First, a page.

Jane Manning, soprano

Photograph of Jane Manning (© Derek Tamea)
© Derek Tamea

Jane Manning (soprano) was born in Norwich and studied at the Royal Academy of Music and in Switzerland with Frederick Husler. She has more than 45 years’ international experience in an exceptionally wide-ranging repertoire, and is especially celebrated world-wide as an indefatigable interpreter of new music. She has given more than 350 world premières to date, and has worked closely with composers such as Bennett, Birtwistle, Cage, Lutyens, Knussen, and Weir. Operatic roles created by her include that of Max in Oliver Knussen’s Where the Wild Things Are (Brussels Opera). She gave the world première of John Cage’s Europera III at the Almeida Theatre and toured it throughout Europe. Judith Weir’s one-woman opera King Harald’s Saga, written for her in 1979 has become a miniature classic. She continues to enjoy an active performing career with regular appearances in London and at leading Festivals.

Her catalogue of CDs includes the major song cycles of Messiaen, all Satie’s vocal music, and works by, Berg, Dallapiccola, Ligeti and Schoenberg with conductors such as Boulez and Rattle, as well as many recordings of British music, several with her outstanding ensemble Jane’s Minstrels, formed in 1988. Some of her earlier recordings, of music by Bennett, Maw, Birtwistle and Bedford, have recently been restored to the catalogue.

Her interpretation of Schoenberg’s Pierrot Lunaire, with which she made her broadcast debut in 1965, is still regarded as definitive, and she has now performed it over a hundred times with more than 20 different ensembles world-wide, including a historic performance with Barenboim, Du Pre, Zukerman and Mehta at the Queen Elizabeth Hall, followed by the work’s première in Israel under Mehta. She has made three commercial CDs of it, including the re-discovered 1967 recording with the Vesuvius Ensemble, recently issued by Regis/Forum. Her most recent performance, with Sakari Oramo in Helsinki in 2009, gained a standing ovation. It followed a performance as Der Sterbende in Schoenberg’s Die Jakobsleiter.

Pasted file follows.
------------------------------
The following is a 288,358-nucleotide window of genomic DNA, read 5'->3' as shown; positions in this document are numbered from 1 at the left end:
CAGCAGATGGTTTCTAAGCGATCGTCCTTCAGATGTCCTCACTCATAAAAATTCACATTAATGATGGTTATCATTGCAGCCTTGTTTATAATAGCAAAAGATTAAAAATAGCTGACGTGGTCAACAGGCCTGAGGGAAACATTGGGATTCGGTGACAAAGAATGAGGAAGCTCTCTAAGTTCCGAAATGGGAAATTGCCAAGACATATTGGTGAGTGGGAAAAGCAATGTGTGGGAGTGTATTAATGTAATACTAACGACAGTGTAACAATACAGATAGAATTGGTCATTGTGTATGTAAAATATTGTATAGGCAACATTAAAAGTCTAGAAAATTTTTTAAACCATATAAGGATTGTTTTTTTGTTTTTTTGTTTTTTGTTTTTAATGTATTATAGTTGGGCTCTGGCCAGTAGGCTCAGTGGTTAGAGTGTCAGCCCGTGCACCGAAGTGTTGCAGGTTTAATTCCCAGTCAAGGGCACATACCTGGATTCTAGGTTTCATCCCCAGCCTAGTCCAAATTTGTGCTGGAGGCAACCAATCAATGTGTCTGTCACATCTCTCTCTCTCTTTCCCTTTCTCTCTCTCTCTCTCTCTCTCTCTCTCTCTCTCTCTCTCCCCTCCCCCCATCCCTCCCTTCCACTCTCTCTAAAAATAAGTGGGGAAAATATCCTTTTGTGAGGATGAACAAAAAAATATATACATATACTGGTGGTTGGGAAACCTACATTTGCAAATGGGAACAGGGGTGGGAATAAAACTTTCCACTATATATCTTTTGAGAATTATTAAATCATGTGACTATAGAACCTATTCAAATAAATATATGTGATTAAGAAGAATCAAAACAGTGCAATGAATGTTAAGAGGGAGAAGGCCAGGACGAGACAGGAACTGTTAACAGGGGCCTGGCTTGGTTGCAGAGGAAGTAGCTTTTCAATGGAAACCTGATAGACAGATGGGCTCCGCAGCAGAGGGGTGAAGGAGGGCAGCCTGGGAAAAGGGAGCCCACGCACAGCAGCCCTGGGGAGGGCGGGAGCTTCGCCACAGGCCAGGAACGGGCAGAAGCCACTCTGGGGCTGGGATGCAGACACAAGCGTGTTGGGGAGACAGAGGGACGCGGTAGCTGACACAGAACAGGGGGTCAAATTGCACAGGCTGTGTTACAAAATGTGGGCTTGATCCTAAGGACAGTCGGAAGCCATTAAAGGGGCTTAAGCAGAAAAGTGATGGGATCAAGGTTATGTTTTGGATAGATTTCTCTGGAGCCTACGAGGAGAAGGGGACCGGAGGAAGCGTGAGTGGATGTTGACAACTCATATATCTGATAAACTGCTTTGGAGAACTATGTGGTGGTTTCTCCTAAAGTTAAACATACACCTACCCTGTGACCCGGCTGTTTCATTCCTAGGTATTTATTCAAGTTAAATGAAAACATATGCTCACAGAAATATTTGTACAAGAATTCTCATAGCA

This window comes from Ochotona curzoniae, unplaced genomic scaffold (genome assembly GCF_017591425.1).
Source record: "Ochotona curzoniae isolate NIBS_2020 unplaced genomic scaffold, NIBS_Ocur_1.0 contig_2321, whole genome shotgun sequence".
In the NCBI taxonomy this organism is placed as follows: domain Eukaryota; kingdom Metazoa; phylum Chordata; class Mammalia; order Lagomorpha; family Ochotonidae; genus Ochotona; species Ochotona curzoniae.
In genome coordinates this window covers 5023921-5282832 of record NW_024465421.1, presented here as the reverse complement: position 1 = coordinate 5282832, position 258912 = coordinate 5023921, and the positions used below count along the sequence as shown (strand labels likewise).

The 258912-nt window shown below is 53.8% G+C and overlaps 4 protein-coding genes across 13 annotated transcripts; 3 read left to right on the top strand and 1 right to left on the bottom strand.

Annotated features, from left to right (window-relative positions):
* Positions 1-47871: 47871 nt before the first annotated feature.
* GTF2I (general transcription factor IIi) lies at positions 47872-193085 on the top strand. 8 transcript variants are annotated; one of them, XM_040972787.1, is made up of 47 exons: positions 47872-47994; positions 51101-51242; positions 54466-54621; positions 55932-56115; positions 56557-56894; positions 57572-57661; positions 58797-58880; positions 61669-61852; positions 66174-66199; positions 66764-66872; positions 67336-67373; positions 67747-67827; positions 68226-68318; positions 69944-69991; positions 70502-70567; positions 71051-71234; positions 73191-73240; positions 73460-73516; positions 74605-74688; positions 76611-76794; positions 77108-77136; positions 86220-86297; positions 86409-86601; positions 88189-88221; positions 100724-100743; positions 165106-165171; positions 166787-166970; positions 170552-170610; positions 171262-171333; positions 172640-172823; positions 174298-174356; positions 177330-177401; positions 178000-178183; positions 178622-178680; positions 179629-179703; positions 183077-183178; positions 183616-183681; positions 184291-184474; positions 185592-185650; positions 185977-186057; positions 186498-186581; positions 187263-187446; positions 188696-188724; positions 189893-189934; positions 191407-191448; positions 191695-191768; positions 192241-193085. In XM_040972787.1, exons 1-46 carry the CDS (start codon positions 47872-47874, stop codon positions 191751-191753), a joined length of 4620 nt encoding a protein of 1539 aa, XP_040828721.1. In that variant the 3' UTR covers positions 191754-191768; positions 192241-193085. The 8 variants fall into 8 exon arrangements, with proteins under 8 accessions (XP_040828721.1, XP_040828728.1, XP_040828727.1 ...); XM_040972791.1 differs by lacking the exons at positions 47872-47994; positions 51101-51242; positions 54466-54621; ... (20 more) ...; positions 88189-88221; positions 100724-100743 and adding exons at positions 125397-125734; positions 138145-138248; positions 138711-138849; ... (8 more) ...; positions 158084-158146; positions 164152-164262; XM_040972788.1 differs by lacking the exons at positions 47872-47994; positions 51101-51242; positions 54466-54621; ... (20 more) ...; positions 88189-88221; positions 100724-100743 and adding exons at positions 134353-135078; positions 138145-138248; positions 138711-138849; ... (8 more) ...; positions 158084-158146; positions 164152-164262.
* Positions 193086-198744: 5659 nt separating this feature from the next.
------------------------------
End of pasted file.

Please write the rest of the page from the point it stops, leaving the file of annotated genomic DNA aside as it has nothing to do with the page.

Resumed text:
She completed a three-year appointment as AHRB Creative Arts Research Fellow at Kingston University, followed by 4 years as Visiting Professor there, during which she undertook a major study of Pierrot from the performance perspective. The resultant comprehensive monograph is due to be published by Southern Voices, in both audio and printed book form. Her other books: New Vocal Repertory (an Introduction), and New Vocal Repertory 2, are published by Oxford University Press. She has also contributed the chapter on “Vocal Performance — 20th century and beyond”, to Cambridge University Press’s forthcoming History of Musical Performance.

She received the OBE in 1990, a Special Award from the Composers Guild of Great Britain in 1973, and Honorary Doctorates from the Universities of York (1988), Keele (2004) and Durham (2007). She is a Fellow of both the Royal Academy and the Royal College of Music. She also acts on the Executive Committee of the Musicians Benevolent Fund.

Currently Visiting Professor at Kingston, and at the Royal College of Music, she spent six years as Honorary Professor at Keele University.

Further afield, she has been Visiting Professor four times at Mills College, California, and has given lectures at Harvard, Yale, Stanford, Cornell, Penn, Columbia, Princeton and MIT. She has been Artist-in Residence at universities all over Canada, Australia and New Zealand, and given classes for singers and composers in Germany, Holland, Finland, Iceland, Denmark, Norway, Croatia, Poland, Spain, Portugal, Hong Kong, South Korea and South Africa.

Since 1966 she has been married to the composer, writer and broadcaster Anthony Payne.

Further information can be found on the artist’s webpage: www.classical-artists.com/janemanning